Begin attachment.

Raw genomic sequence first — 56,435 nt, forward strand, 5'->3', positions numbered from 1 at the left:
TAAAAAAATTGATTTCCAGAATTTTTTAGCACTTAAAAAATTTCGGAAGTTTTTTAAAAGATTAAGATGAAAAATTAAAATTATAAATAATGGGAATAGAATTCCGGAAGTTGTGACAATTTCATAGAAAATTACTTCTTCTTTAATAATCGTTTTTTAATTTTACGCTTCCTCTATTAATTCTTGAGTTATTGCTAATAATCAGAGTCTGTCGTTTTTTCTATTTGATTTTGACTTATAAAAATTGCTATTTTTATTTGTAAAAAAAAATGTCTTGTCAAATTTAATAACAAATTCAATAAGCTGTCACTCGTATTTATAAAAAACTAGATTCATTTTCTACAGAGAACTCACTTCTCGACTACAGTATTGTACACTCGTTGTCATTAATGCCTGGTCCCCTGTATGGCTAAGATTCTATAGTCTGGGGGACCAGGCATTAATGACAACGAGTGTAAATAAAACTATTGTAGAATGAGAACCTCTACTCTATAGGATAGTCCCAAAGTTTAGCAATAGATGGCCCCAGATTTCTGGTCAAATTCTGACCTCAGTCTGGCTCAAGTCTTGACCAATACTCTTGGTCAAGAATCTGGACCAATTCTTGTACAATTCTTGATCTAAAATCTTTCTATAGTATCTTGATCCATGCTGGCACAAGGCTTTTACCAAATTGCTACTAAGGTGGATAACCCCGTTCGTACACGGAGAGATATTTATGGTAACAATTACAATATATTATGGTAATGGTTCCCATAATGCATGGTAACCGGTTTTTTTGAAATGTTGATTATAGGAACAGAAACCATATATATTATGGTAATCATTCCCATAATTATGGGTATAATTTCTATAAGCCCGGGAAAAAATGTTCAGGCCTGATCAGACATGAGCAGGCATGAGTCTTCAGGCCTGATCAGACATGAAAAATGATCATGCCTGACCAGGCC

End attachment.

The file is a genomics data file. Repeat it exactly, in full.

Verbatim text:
Raw genomic sequence first — 56,435 nt, forward strand, 5'->3', positions numbered from 1 at the left:
TAAAAAAATTGATTTCCAGAATTTTTTAGCACTTAAAAAATTTCGGAAGTTTTTTAAAAGATTAAGATGAAAAATTAAAATTATAAATAATGGGAATAGAATTCCGGAAGTTGTGACAATTTCATAGAAAATTACTTCTTCTTTAATAATCGTTTTTTAATTTTACGCTTCCTCTATTAATTCTTGAGTTATTGCTAATAATCAGAGTCTGTCGTTTTTTCTATTTGATTTTGACTTATAAAAATTGCTATTTTTATTTGTAAAAAAAAATGTCTTGTCAAATTTAATAACAAATTCAATAAGCTGTCACTCGTATTTATAAAAAACTAGATTCATTTTCTACAGAGAACTCACTTCTCGACTACAGTATTGTACACTCGTTGTCATTAATGCCTGGTCCCCTGTATGGCTAAGATTCTATAGTCTGGGGGACCAGGCATTAATGACAACGAGTGTAAATAAAACTATTGTAGAATGAGAACCTCTACTCTATAGGATAGTCCCAAAGTTTAGCAATAGATGGCCCCAGATTTCTGGTCAAATTCTGACCTCAGTCTGGCTCAAGTCTTGACCAATACTCTTGGTCAAGAATCTGGACCAATTCTTGTACAATTCTTGATCTAAAATCTTTCTATAGTATCTTGATCCATGCTGGCACAAGGCTTTTACCAAATTGCTACTAAGGTGGATAACCCCGTTCGTACACGGAGAGATATTTATGGTAACAATTACAATATATTATGGTAATGGTTCCCATAATGCATGGTAACCGGTTTTTTTGAAATGTTGATTATAGGAACAGAAACCATATATATTATGGTAATCATTCCCATAATTATGGGTATAATTTCTATAAGCCCGGGAAAAAATGTTCAGGCCTGATCAGACATGAGCAGGCATGAGTCTTCAGGCCTGATCAGACATGAAAAATGATCATGCCTGACCAGGCC